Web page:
Gay Men with Son - Used on BannerThe wonderful news for gay couples when it comes to navigating the path to parenthood, is that thanks to assisted reproductive technology (ART), more options exist than ever before. The number of couples (including gay men) who choose surrogacy to achieve biological parenthood, has more than doubled in the last ten years, according to a 2010 report by the nonprofit Council for Responsible Genetics. Yet, due to a serious lack of progressive legislation, gay couples (and many heterosexual unmarried couples) have more obstacles when navigating their paths to parenthood using ART. Four major considerations must be investigated when planning to build a family with the use of an egg donor, surrogate, and IVF.

1) Surrogacy Agreements

Once the perfect surrogate match for your family has been secured, you will need a surrogacy agreement. This essential part of the surrogacy journey protects all parties involved; the intended parents, the surrogate, and the unborn child(ren). It’s important to know, however, that not all states recognize surrogacy contracts. It’s not uncommon for surrogacy laws to fluctuate and differ state-by-state. To further complicate matters, within a given state, surrogacy laws can differ at the county level. Additionally, thanks to the patchwork of state and federal laws and discrimination towards gay families, some states follow different surrogacy laws for heterosexual couples than for those of the same-sex. When using a gestational surrogate to carry your child, one of the biggest legal concerns relates to state regulations regarding parentage on the child’s birth certificate. The central question is whether or not a state’s laws allow married, intended parents to obtain a pre-birth order and birth certificate naming both parents on the certificate (so long as one parent is biologically related to the child). Ultimately, the laws for parentage are specific to each state and this is one of many areas where gay couples are best served by engaging the expertise of both fertility and legal professionals.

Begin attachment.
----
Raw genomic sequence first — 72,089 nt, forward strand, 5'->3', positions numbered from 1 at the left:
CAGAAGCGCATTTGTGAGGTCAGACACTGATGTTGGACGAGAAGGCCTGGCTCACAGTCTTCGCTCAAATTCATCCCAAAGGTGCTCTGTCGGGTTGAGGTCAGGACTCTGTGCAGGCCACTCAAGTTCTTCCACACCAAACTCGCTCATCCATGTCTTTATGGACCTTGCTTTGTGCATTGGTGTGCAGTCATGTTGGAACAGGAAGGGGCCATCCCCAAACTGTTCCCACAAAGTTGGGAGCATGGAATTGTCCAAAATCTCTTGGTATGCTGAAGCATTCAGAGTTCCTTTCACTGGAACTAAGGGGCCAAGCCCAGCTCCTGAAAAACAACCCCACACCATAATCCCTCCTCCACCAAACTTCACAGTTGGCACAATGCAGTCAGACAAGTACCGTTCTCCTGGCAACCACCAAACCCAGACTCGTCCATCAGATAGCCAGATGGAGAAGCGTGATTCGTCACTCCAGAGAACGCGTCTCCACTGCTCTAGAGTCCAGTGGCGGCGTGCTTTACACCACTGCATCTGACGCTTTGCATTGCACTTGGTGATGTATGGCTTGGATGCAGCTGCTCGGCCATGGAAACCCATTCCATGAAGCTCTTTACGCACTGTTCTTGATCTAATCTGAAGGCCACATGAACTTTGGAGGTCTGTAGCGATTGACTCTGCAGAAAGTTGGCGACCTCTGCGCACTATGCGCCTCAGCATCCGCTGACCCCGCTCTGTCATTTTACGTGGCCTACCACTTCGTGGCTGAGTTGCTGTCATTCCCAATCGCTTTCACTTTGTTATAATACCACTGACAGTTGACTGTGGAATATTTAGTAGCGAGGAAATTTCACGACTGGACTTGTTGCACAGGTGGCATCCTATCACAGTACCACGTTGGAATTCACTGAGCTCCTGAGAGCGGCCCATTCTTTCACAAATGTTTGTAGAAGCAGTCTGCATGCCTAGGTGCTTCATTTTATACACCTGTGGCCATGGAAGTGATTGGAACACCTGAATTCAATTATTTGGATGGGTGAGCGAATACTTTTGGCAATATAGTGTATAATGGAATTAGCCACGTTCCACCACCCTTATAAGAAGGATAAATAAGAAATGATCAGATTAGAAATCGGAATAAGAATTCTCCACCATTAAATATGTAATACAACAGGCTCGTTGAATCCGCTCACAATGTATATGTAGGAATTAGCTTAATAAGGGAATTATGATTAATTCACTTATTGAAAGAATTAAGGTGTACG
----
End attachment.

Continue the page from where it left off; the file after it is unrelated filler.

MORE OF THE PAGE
2) Financial Planning

Infertility treatments can be costly. Planning financially for all possible outcomes during the fertility process will give you peace of mind and help you concentrate on the most important (and joyful!) result, preparing to become a parent. One item to consider with regard to your financial plan is the genuine possibility that the first IVF attempt may not be successful.  As each round of treatment incurs its own set of costs, evaluating your financial capacity for several attempts at pregnancy is critical. Additionally, consider the possibility that the surrogate may incur unforeseen expenses during her pregnancy, and that insurance may not cover all of her needs. Again, adequate financial planning brings a sense of calm to what can otherwise be an emotionally tumultuous experience.  It’s important to note that there are several companies nation-wide that offer financial assistance to qualifying families.

3) Insurance

One way to protect your family’s finances and lessen the out-of-pocket expenses is to make sure you have the right insurance plan in place. Sadly, just like the complex web of surrogacy laws, insuring the surrogacy process can be just as complicated.  Hidden surrogacy exclusions and additional exceptions to coverage can be hidden away in policy terms. Arm yourself with an advocate and a knowledgeable insurance agent who can help guide you and make sure that everyone has the necessary protection in place. Unfortunately, our country still has a long way to go towards offering marriage and family equality. Make sure that whomever you choose to work with understands the nuances of both the law and your current or potential health and life insurance policies, especially when it comes to coverage of domestic partnerships or marriages that may not be recognized in all states.

4) Emotional and Relational

While both exciting and anxiety producing, the pathway toward parenthood is rife with surprises no matter how prepared you and your partner feel. The emotional roller coaster of finding an ideal egg donor, searching for a surrogate, enduring the waiting, and hoping for a successful in vitro fertilization can be a very emotionally taxing time. It’s important to surround yourself with emotional support as you embark on this exciting journey. Another important, and sometimes overlooked, relationship that you will form during this process is the one with your surrogate. The intended parent/surrogate relationship is not one many anticipate, however more often than not, fulfillment and joy result from this exceptional bond.  Communicating openly with your chosen surrogate can be especially satisfying and rewarding.  Through it all, make time for yourself and each other. Discuss your hopes, fears, dreams, and worries as you prepare for parenthood.

There are many factors for gay couples to consider when thinking about becoming parents through artificial reproductive technology. While it can feel overwhelming, there are teams of experts who can help you navigate the medical, legal, emotional and financial aspects of your pathway to parenthood.

Lotus Blossom Consultant’s mission is to provide education and information through an insider’s perspective so that intended gay parents can make educated decisions before they pursue treatment options.